The Shield Ring

The Shield Ring is a historical novel for children written by Rosemary Sutcliff and published in 1956. It is the last in a sequence of novels, chronologically started with The Eagle of the Ninth, loosely tracing a family of the Roman Empire, then Britain, and finally Norse-Britain, who inherit an emerald seal ring bearing the insignia of a dolphin.

The Shield Ring
First edition
AuthorRosemary Sutcliff
IllustratorC. Walter Hodges
CountryUnited Kingdom
GenreHistorical novel
Publication date
Media typePrint (Hardback)
Preceded bySword Song 

It takes place during the Norman Rule of Britain, and tells the story of resistance against the Norman Conquest in the Lake District and North West England. Like many Sutcliff novels, the story of the characters unfold against a background of multi-cultural conflict and change.

Plot summary

The story revolves around Frytha and Bjorn, a girl and a boy who have both been orphaned by the Norman conquest, and have sought refuge and been taken in by Jarl Buthar in his hidden Lakeland settlement by Buthar's Mere.[1] The group is portrayed as Northmen settlers who have long established themselves in the area, and are resisting Norman advances into their country. They describe themselves as forming their shield ring up in the fells of Lakeland, as a form of Last Stand against the Norman invasion. The theme of this Shield Ring is developed throughout the story, an ultimately portrayed as an ethic of loyalty to one's group, even unto death.

Bjorn is fostered to a Harp player, an old man who originally fought the Normans at Hastings, who refers to being part of that Shield Wall resisting William the Conqueror. The instrument becomes a key feature of the narrative, being a symbolic link to the indigenous Welsh and British peoples with whom the Norse of Lakeland have intermingled. Bjorn is seen as having the musical gift from his maternal Celtic forebears, and learns to play as he grows up. This links him back to the family of the emerald seal ring with the dolphin insignia, which he is given when he comes of age.

Frytha is shown as being very close to Bjorn, as she adapts from her original Saxon upbringing to be part of the Norse settlement. The story develops with a paralleling to the epic of Beowulf, with Frytha making connections between events in their life and in the epic. The Northmen successfully fend off a series of Norman attempts to overrun Lakeland, but the story comes to its crux when Ranulf le Meschin leads the largest and seemingly final attack, coming down from Cockermouth. Bjorn is sent as a spy, under the guise of a traveling harper, to reconnoiter the enemy camp, and Frytha sneaks off to accompany him, referencing how even Beowulf had Wiglaf come to his aid when Beowulf faced his doom.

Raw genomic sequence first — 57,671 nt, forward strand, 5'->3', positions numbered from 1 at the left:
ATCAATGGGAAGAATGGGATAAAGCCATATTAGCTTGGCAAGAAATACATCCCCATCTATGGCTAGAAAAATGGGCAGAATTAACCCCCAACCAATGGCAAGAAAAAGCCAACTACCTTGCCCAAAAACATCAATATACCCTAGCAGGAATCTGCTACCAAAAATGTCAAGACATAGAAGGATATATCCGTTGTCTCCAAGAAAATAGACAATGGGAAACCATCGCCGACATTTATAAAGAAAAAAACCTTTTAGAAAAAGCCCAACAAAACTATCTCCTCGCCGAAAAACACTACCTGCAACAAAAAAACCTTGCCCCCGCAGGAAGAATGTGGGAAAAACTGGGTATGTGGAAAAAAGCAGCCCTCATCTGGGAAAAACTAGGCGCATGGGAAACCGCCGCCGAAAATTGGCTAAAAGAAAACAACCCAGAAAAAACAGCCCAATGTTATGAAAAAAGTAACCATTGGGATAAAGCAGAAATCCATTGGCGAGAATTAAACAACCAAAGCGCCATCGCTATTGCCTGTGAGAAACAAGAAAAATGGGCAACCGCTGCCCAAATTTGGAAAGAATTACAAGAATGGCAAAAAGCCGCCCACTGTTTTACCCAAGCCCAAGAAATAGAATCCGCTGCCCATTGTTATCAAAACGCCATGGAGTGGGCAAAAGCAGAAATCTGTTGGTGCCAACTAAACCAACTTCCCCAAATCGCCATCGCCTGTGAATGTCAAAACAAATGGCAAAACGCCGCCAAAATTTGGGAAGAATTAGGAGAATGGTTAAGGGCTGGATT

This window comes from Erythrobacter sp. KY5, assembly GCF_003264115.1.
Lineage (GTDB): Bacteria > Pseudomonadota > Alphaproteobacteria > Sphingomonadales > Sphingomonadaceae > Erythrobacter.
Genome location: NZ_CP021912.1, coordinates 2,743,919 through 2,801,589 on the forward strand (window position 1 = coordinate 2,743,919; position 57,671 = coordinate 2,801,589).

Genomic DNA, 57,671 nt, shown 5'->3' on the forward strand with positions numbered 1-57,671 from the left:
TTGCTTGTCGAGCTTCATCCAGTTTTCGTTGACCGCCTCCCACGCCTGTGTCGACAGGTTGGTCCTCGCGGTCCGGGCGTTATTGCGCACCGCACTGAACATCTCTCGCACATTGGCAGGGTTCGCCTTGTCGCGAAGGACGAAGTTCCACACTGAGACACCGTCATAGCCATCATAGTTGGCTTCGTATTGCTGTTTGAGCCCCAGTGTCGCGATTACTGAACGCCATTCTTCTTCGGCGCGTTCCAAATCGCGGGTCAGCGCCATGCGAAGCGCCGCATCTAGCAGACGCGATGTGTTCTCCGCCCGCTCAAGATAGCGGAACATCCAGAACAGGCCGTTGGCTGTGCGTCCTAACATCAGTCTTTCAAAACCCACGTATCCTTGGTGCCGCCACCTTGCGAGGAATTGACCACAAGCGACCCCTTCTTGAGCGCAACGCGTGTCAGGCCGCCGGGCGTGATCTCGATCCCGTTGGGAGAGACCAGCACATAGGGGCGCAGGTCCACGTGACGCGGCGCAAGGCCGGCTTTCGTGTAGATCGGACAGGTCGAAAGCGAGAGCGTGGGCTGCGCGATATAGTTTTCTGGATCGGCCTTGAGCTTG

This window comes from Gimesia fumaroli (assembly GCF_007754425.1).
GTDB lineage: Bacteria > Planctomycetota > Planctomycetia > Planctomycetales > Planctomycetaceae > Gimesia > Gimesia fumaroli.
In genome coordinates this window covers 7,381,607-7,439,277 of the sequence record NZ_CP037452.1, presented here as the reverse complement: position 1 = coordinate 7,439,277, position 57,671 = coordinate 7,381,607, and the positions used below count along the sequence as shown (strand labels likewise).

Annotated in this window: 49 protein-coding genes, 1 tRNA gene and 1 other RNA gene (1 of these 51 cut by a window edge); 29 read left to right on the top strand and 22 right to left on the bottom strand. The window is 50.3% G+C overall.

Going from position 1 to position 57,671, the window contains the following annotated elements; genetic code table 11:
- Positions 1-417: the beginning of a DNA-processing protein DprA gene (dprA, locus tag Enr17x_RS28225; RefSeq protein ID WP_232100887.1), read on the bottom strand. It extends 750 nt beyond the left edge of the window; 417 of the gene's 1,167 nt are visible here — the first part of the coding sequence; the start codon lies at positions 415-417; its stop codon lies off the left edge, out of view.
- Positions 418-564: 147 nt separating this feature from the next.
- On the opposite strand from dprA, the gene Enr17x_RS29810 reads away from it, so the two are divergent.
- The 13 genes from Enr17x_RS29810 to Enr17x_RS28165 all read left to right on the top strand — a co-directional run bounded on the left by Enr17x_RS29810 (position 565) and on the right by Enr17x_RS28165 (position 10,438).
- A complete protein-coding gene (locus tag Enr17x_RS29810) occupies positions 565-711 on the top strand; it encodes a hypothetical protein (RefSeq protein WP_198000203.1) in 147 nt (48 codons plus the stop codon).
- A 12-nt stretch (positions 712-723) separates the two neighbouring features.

They succeed in infiltrating the enemy camp, and gather much information, but are ultimately discovered when the emerald seal ring is recognized by a Norman knight who had previously had a life-and-death struggle with Bjorn. Bjorn is subjected to torture by fire, paralleling Beowulf's downfall to a firedrake, and successfully resists. The whole concept of the Shield Wall being a spirit of resistance and unity within the band is brought into direct focus during his ordeal. Bjorn and Frytha soon escape, and return to bring the needed news to their people. With this information, the Northmen mislead the Norman host into an annihilating ambush in Rannerdale.[2]

Although her own inimitable take on the story of Jarl Buthar's guerilla campaign and a final battle at Rannerdale between the Normans and the Anglo-Scandinavian Cumbrians led by the Jarl, Sutcliff's novel was clearly inspired by the dramatized history written by Lakeland historian Nicholas Size, called "The Secret Valley: The Real Romance of Unconquered Lakeland" (pub. 1930)

Being the second novel written in the series of eight novels about the evolution of a British bloodline throughout the ages, it is the last in chronological order. It closes with the characters facing a world of change and persevering in their loyalty to their culture and to each other.


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